Screen Shot 2017-12-05 at 9.43.18 PM.png

A Conflict mineral procurement bill for Oregon

Oregon should institute responsible electronic purchasing through the enactment of a state procurement policy to require that all state-level purchases take into consideration the presence of conflict minerals when purchasing electronics.

The Never Again Coalition, Oregon Coalition for Humanity, Amnesty International USA and Enough Project are all committed to supporting peace in the Democratic Republic of Congo (Congo).  We believe that transparency and stability in the mining sector in Congo will help to ensure that armed groups cannot profit from violent and illegal mining practices, which in turn stunt local communities from economic growth.  

We ask for your support for Senate Bill 471, introduced in the 2019 Session of the Oregon Legislative Assembly. .


Why Is this Change Needed?

The ongoing conflict in the Congo has resulted in the deaths of more than 5.4 million people - more than any conflict since World War II. Millions have been displaced, citizens continue to be terrorized, and rape is used as a weapon of war.

Conflict minerals have fueled and continue to help sustain the ongoing conflict. Armed groups have generated hundreds of millions of dollars by illegally extracting and smuggling tin, tantalum, tungsten, and gold (3TG). These minerals eventually end up in consumer products such as computers and cell phones. Companies have the opportunity to contribute to peace in the Congo by making sure that the minerals they use in their products do not come from areas controlled by armed groups. But they will not take action unless their consumers require it.

Consumer activism is essential to ensure that companies and industries as a whole prioritize conflict-free sourcing. State-level legislation is a powerful way to amplify individual consumer activism by institutionalizing the demand for conflict-free products. The public expects that tax dollars should be spent on procuring products produced by companies with strong ethical standards.

Passing a Conflict Mineral Procurement Bill in Oregon

By passing SB 471, Oregon would become the fourth state in the country to enact legislation that places a preference on companies that are working to source conflict-free minerals for their products.

This bill will link to existing international guidelines and reporting mechanisms that companies should already be implementing. Therefore, the infrastructure is already in place for implementing an Oregon policy and should not place an undue burden on the State or on businesses.

The History and Future of Conflict Mineral Regulation

For decades, activists and affected communities in Congo have called attention to the links between their country’s minerals and its protracted armed conflicts. To the many communities historically impacted by the violence and lawlessness surrounding Congo’s 3TG mines, the need for transparent supply chains has been clear.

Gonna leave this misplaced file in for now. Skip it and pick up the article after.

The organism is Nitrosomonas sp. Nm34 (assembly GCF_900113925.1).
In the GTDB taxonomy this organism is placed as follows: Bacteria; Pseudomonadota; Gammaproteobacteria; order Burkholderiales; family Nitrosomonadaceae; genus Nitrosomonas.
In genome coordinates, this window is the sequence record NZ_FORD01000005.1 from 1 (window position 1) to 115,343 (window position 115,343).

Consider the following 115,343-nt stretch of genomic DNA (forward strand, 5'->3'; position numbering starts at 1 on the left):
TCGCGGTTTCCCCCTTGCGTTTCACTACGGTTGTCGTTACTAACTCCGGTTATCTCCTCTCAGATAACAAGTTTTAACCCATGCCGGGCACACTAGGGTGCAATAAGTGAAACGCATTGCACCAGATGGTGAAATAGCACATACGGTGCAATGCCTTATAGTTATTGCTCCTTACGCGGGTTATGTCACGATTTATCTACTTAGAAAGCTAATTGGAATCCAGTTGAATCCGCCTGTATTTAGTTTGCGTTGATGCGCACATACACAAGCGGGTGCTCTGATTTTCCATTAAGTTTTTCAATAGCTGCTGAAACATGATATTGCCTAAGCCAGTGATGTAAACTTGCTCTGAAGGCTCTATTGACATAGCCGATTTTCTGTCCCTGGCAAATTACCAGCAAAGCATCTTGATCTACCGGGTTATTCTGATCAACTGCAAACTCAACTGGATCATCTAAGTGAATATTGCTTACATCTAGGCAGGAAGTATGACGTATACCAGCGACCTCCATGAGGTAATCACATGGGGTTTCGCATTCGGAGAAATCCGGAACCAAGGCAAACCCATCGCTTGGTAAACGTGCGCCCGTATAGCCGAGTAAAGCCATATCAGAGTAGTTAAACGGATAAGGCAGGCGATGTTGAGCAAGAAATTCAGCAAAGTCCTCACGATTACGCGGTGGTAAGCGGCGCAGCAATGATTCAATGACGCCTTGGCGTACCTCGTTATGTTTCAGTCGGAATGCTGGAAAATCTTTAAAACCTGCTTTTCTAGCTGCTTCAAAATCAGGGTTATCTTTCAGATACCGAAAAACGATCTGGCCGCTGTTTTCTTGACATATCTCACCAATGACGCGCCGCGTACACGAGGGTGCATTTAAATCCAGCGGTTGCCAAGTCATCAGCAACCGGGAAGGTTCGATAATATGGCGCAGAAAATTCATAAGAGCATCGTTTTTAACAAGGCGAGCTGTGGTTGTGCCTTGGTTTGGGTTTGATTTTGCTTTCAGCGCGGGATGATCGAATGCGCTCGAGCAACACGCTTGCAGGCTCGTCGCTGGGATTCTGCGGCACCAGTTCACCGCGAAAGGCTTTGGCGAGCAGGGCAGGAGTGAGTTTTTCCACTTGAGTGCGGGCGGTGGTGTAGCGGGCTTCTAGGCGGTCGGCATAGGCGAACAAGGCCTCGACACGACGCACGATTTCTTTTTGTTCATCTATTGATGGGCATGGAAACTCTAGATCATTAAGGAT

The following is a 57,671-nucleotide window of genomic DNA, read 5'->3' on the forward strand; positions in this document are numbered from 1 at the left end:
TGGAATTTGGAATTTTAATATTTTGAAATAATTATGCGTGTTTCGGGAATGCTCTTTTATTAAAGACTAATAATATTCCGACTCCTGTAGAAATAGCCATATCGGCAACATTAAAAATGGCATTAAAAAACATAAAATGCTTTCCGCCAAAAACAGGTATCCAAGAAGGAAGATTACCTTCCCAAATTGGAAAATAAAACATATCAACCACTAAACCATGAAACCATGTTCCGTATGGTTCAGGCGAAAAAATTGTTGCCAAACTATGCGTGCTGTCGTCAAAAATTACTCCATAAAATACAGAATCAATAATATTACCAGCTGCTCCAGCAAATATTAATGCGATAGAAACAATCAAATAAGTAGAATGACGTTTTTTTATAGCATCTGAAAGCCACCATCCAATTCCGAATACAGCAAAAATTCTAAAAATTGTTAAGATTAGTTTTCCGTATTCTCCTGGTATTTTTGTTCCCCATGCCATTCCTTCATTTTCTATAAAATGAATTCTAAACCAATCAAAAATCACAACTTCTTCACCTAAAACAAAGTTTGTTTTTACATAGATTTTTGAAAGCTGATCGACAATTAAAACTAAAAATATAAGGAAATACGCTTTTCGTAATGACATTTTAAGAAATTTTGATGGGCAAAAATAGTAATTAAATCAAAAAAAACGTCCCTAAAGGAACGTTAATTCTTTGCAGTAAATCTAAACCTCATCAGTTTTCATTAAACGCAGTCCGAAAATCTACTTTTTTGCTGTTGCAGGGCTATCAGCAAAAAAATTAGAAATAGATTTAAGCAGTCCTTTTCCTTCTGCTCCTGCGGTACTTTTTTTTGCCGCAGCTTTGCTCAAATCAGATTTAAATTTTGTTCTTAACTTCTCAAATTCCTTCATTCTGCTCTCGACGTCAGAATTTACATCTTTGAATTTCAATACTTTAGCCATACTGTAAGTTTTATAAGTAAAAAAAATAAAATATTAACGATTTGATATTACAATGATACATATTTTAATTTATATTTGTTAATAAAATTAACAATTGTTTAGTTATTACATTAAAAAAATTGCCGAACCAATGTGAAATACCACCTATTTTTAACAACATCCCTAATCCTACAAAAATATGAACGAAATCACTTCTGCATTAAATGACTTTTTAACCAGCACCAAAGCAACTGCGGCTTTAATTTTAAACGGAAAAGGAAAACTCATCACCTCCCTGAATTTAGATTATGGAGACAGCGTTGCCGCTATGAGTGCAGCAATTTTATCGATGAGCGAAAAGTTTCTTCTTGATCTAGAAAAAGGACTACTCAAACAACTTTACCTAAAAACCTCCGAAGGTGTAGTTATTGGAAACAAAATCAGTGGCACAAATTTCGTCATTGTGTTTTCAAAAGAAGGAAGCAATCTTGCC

The regulation of the 3TG minerals has developed as a result of pressure from end-user companies, other stakeholders and legislative action, all of which when combined, have contributed to a significant decrease in violence and exploitation in mining areas

In 2010, the Dodd-Frank Wall Street Reform and Consumer Protection Act became law. Section 1502 of Dodd-Frank, also known as the Conflict Minerals Act, was established to break the link between minerals and armed groups in Congo through creating a transparent supply chain for 3TG minerals. The rule simply requires all publicly traded companies to report if 3TG minerals sourced from Congo can be found anywhere in their supply chain. It does not require a boycott, nor does it require sanctions.

Since 2010, we have seen the infrastructure required for companies to audit their supply chains develop and prosper. Companies such as Intel, Kemet Electronics and Signet Jewelers have remained committed to sourcing from conflict-free mines in the region.


Change doesn’t happen overnight but it is clear that the creation of transparent supply chains has made a remarkable difference in the 3T mining sector in Congo. In 2016, a study found that 79 percent of miners at 3T mines surveyed in Congo now work in conflict-free mines. This is a major change, as the UN stated in 2010 that "almost every mining deposit was controlled by a military group.

Despite support from the tech industry, consumers, and Congolese civil society, Section 1502 is under threat by the current US Administration, and may be rescinded. There is good news though. The same disclosures that Section 1502 requires for companies using 3TG minerals in their products are the same guidelines in the Organization for Economic Co-operation and Development (OECD) Guidance for Responsible Supply Chains of Minerals from Conflict-Affected and High Risk Areas. The OECD is an intergovernmental organization and the guidelines it has put in place will continue regardless of what happens to 1502. We suggest that an Oregon state procurement bill use the OECD guidelines.